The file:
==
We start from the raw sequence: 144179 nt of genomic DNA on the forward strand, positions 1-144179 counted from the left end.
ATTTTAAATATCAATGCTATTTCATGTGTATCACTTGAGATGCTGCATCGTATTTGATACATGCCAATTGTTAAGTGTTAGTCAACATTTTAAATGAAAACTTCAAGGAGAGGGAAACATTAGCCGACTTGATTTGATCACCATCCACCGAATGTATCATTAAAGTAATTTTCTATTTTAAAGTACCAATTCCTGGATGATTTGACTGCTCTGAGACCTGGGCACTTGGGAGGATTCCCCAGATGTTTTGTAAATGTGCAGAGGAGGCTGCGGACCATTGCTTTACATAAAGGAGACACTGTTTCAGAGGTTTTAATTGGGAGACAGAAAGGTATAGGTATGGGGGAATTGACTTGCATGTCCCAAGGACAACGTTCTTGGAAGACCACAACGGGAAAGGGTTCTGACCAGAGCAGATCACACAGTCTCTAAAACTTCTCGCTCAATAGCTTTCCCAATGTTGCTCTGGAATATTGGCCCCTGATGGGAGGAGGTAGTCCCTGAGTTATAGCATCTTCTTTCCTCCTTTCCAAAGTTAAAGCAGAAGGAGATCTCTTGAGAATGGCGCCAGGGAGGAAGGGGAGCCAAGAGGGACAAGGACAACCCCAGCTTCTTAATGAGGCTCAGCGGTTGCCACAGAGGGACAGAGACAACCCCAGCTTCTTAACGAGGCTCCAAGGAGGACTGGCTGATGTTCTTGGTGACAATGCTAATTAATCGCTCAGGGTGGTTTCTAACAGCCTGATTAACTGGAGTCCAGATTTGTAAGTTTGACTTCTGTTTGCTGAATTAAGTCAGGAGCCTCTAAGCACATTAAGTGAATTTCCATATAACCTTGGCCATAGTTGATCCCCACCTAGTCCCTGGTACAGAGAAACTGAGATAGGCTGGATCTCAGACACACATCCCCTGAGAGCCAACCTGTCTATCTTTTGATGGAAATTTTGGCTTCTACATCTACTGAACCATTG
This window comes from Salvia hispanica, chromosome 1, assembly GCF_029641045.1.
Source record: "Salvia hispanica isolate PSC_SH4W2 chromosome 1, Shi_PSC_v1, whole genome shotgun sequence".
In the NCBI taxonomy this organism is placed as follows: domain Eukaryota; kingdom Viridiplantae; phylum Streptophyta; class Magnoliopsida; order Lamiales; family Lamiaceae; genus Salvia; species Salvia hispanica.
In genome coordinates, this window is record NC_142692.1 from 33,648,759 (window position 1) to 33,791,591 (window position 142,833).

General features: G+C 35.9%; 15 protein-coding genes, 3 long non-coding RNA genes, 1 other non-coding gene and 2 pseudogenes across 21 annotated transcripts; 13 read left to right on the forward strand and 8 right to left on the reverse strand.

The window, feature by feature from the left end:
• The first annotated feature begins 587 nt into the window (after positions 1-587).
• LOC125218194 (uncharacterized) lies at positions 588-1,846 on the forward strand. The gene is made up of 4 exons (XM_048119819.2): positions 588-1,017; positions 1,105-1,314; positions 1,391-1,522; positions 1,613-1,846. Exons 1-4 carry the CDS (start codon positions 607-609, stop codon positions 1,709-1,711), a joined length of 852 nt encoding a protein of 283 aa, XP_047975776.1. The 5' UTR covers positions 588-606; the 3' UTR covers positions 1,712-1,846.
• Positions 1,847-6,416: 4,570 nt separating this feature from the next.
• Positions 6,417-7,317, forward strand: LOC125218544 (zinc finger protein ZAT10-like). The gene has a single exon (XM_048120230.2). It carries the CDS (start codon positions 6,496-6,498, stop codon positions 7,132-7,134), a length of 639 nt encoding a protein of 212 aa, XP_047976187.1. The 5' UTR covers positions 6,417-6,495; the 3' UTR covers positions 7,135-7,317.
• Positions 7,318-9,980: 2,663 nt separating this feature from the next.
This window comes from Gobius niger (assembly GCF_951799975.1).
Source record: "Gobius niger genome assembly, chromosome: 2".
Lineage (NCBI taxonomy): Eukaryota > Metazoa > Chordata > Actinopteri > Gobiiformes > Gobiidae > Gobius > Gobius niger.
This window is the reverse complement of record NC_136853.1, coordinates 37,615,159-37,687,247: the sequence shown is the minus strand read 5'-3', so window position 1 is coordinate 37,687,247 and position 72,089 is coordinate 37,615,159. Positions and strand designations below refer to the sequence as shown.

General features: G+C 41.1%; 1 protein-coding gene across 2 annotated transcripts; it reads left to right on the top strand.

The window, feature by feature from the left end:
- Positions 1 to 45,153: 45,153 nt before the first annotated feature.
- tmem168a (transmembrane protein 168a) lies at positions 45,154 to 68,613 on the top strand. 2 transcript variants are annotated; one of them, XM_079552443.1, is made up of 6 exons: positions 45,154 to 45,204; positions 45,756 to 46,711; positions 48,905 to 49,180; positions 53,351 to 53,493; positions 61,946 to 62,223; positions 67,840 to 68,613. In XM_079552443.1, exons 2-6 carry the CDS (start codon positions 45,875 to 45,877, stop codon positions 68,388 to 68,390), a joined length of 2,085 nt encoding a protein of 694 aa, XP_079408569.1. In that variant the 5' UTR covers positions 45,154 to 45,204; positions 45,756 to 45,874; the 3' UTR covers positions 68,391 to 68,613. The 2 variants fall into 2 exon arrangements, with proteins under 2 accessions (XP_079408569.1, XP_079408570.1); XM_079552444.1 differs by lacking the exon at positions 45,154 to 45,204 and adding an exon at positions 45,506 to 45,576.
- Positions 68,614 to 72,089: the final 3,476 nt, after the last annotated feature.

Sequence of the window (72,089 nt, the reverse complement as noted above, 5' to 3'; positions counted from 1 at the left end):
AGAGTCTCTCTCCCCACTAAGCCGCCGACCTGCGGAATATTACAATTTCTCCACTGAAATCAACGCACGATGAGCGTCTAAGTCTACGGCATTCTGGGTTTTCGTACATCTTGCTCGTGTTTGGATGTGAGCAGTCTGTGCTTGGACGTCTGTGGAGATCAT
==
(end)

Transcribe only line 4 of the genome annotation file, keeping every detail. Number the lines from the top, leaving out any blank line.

Source record: "Salvia hispanica isolate PSC_SH4W2 chromosome 1, Shi_PSC_v1, whole genome shotgun sequence".